Drones and Collateral Damage

Since September 11, 2001 the United States has conducted a War on Terror. This war is fueled by the fear that our homeland and all we hold dear is under relentless assault. This fear led to the invasion in Afghanistan (our nation’s longest running war); invasion of Iraq and the use of Drones. President Obama has dramatically increased the use of Drones to attack those deemed a threat.

In the seven years of his presidency (as of February 2016) Mr. Obama has authorized 423 drone attacks (according to the Bureau for Investigative Journalism), resulting in an estimated total kill of 2498 – 3999 persons. Of this total it is estimated that 423 – 968 were civilians of which 172 – 207 were children. Estimates for injured 1161 – 1744. It is impossible to get exact numbers as there are no U.S combatants on the ground. This past week another drone attack in Somalia is estimated to have killed 150 al Shabab terrorist fighters.

photo of Drone warfare

Proponents argue that Drone warfare does not put U.S personnel in harm’s way. They also point out that a strict protocol is in place to minimize collateral damage to non combatants. It is further argued that we live in a dangerous world and that war while ‘messy’ is necessary to keep our nation and our allies safe.

Yet, some in the military point to the innocents killed (such as a large wedding party in Afghanistan mistaken as combatants) as a recruiting tool for terrorist groups. I wonder too about the emotional distancing that happens when U.S military are making the determination from their computer screen, whether or not to bomb a target half way around the world. It is one thing to see an explosion on a computer screen and another to see and smell the carnage in person.

I am also deeply troubled by the term ‘collateral damage’, to reflect the killing of innocents. Surely such killing isn’t intentional yet the use of a the term ‘collateral damage’ is a profound insult to the lives that have been lost in the midst of our nation’s war on terror. Drone warfare is an inexact form of violence. It is the responsibility of those in our government and military to wrestle with the ethics. And, it is the responsibility of we as citizens to debate the ethics of just how far we will allow our government to go in this so-called war.

As a person of faith I believe that each person is created in the image of God. In believing this I have a responsibility to insert myself in our national debate. And, if a serious debate doesn’t seems to be taking place, then it is incumbent upon us to get it started. Drone warfare should trouble us all. Since 9/11 our nation and much of the world has been led by fear. Are there values that we hold dear that not even fear can take from us?

From Scarcity to Abundance: Refugee Crisis, Part 2

In the previous blog we explored how our world is governed by the Economy of Scarcity. A scarcity mindset constricts the mind, imagination and heart. Scarcity teaches that there is only so much to go around and we must protect what is yours.

Desperate refugees fleeing civil war and grinding poverty in Syria, Afghanistan, Iraq and northern Africa are fleeing in record numbers to the gates of Europe. The response of the Hungarian government is a grim example of the scarcity mindset at work. That government has set up razor wire barriers and passed a law criminalizing any refugee who seeks to pass through.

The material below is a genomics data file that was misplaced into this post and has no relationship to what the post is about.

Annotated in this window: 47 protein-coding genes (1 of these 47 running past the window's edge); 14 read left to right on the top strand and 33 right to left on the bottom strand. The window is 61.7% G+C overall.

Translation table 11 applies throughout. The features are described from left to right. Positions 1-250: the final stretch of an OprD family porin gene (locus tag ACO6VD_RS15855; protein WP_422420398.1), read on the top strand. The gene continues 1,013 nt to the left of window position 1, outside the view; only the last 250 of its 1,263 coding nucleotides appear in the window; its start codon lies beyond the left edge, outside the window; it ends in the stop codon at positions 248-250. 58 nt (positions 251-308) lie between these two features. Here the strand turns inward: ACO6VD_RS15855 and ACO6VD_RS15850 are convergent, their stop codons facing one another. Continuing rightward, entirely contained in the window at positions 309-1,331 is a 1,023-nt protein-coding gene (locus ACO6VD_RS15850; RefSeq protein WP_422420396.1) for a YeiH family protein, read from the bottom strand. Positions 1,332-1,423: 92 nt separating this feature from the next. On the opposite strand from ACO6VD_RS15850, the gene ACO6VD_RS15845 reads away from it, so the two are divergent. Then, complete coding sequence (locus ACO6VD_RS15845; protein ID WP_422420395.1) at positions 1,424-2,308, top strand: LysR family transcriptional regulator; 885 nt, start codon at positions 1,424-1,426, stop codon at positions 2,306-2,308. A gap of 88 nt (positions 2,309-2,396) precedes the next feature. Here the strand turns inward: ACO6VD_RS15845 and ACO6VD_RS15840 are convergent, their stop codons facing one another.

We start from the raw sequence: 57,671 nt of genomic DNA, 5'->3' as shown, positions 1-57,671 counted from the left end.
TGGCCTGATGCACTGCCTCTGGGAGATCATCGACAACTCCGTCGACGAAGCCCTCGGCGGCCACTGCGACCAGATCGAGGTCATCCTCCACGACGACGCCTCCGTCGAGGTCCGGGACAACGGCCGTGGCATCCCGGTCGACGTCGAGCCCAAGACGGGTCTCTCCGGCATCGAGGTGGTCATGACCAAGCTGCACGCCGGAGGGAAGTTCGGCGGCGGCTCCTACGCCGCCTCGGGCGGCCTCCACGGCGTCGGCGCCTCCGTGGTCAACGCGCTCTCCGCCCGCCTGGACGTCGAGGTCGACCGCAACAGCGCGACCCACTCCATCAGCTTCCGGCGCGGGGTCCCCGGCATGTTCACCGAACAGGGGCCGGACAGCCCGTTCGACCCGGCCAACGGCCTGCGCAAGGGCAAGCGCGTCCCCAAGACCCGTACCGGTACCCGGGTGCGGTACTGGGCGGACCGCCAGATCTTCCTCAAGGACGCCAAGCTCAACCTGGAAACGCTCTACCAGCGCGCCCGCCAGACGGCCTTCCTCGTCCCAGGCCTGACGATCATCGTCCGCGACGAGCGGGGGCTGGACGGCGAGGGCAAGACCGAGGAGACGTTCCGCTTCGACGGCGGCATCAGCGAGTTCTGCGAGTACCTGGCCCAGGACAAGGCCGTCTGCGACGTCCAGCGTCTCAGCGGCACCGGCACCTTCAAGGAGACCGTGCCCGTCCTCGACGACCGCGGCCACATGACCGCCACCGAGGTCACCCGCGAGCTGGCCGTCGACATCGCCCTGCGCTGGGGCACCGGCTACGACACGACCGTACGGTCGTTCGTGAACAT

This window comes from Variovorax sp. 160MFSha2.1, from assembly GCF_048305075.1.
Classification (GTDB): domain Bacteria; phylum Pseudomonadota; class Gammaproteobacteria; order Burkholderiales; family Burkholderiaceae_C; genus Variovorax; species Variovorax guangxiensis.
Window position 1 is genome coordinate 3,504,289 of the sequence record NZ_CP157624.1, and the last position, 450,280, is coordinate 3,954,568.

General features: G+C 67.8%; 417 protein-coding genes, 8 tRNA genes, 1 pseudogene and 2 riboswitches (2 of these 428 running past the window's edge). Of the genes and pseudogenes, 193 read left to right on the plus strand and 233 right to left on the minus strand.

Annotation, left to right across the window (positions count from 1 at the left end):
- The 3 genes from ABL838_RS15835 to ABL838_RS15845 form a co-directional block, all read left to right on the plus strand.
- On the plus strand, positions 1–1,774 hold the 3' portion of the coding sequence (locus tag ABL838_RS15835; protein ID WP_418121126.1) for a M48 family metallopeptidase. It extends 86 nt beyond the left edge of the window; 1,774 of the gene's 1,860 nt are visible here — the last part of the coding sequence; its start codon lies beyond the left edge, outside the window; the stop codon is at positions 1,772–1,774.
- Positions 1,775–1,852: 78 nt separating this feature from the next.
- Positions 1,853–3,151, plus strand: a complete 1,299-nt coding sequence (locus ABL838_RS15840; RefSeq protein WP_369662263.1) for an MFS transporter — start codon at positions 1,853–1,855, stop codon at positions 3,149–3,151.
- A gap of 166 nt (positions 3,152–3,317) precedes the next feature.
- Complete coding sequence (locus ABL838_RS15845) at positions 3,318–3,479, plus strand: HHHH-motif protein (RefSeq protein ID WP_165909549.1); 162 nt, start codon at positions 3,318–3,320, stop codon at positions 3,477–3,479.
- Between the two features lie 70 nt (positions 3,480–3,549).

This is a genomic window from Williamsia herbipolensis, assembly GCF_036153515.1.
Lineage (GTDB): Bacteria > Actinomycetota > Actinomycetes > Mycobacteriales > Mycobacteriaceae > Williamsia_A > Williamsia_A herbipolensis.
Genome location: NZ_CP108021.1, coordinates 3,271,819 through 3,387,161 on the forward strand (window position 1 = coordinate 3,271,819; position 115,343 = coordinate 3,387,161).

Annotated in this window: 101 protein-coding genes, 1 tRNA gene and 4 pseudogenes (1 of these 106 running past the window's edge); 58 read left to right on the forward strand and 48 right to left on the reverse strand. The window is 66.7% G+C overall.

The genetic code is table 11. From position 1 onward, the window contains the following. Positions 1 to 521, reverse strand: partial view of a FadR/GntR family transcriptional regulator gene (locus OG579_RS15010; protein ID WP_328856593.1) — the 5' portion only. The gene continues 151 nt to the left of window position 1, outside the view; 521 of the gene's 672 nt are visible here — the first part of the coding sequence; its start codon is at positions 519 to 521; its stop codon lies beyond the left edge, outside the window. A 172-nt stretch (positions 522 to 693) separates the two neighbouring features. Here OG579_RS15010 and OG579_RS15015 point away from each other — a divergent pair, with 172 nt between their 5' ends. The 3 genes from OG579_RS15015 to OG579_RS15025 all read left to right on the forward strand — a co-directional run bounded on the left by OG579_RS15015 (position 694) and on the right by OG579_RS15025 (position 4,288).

Refugees-Hungarian-border-2015

Is there an alternative to scarcity thinking? Yes. The answer is found in an ancient story. Whether you take the story literally or metaphorically there are lessons to be had.

2000 years ago a healer and prophet named Jesus brought about a miracle. A crowd of 5000 had gathered to hear him. Late in the day his disciples urged Jesus to disperse the crowd so they could forage for food. Instead, Jesus had the crowd break into companies of 50 and 100. Then Jesus took his disciples scarce provisions, 5 loaves and two fish and offered everything he had to the crowd.

At first glance this seems like a hopeless and reckless gesture. How do you feed so many with so little?

Parker Palmer the theologian suggests that this intentional act of vulnerability led to the miracle. Moved by the generosity and selflessness of Jesus and his disciples, the crowd which had hidden away food of their own, began to share with others.

The miracle was that those who had nothing now had enough. Those who had much and a little had enough. And, points out Palmer, by breaking the vast crowd into companies of 50 and 100 it was no longer as easy to ignore or refuse to help. Now the person in need had a name, a story.

This is called the Gospel of Abundance. Translated to today’s refugee crisis, nations of the world have the capacity to solve this crisis. We have the resources to feed and place those who are fleeing war and poverty. We have the resources and capacity to solve the conditions that have led to the wars and poverty.

The Gospel of Abundance tells us that there is an alternative to fear which fuels scarcity thinking. When we act abundantly we make a series of choices: We choose to not give in to fear. We choose to take a risk and share what we have. We choose to open our hearts, minds and imagination to new ways of thinking, new ways of partnering to solve seemingly intractable problems.

Do we see examples of abundance at work? Greece, Italy, Macedonia, Jordan, Turkey have been on the front lines for many months and in some cases for years in housing and rescuing refugees. Germany has committed to receiving and housing up to 800,000 refugees in 2015 at a cost of 6.6 billion dollars.

Welcoming refugees

Such examples of abundance offers an example to the United States. My country has stood largely on the side lines and only recently agreed to receive 10,000 Syrians at an undetermined rate. We are capable of doing so much more.